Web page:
FORT LEE, VA (WWBT) - Cadaver dogs are the gold standard for detecting and recovering bodies in earthquakes, tornadoes and other natural disasters. On Wednesday, some Fort Lee soldiers got a hands-on lesson in how it all works.
Dozens of soldiers from across the country gathered at the post for a training program on locating and excavating buried human remains.
"We try to find the remains -- make sure we ID them and bring them back to their loved ones," said Staff Sgt. Eric Thomsen.
Thomsen is one of several mortuary affairs soldiers taking part in "Unidentified Human Remains training", a seminar Fort Lee is hosting.
Thomsen has been deployed to Iraq twice to find human remains. He says training likes this helps him do his job better.
"We really never know where we're going to be deployed - for example, 9/11 the Pentagon," said Thomsen.
As part of the training a 3-year-old cadaver dog, called Nash, was brought in to lend a hand. Human bones were hidden. Soldiers learned how Nash's trainer used wind and other factors to help Nash find those remains.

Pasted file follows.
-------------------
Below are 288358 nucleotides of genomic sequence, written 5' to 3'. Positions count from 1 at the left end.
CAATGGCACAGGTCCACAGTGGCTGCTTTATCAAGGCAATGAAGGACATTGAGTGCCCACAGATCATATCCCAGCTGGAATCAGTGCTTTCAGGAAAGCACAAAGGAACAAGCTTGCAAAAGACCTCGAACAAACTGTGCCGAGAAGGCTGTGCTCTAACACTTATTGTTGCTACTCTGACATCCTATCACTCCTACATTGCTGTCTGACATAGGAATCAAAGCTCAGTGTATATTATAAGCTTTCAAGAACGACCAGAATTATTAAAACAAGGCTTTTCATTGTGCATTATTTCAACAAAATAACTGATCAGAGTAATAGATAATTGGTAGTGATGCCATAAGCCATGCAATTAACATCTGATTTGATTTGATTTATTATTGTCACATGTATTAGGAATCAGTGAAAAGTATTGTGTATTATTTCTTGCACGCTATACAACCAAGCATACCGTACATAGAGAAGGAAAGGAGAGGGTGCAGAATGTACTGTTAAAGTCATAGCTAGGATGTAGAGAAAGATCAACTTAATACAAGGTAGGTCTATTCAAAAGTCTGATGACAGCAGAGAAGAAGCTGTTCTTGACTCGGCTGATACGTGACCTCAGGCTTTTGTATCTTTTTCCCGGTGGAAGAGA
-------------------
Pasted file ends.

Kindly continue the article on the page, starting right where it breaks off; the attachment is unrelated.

"They have a wonderful sense of smell and they can detect things we may not and if we did it would take much longer to unearth some of those clandestine graves," said K-9 Trainer, L. Roos.
Nash sits when he locates the remains.
"They have a target odor. Their target odor is decomposing flesh - including bone," said Roos.
Cadaver dogs are widely used to help sniff out bodies during a natural disaster. They're also used at crime scenes and war zones.
As for Thomsen and other soldiers they say they want to get the most out of the training so they can put it to use when it counts.
Thirty soldiers are taking part in the training which wraps up on Friday.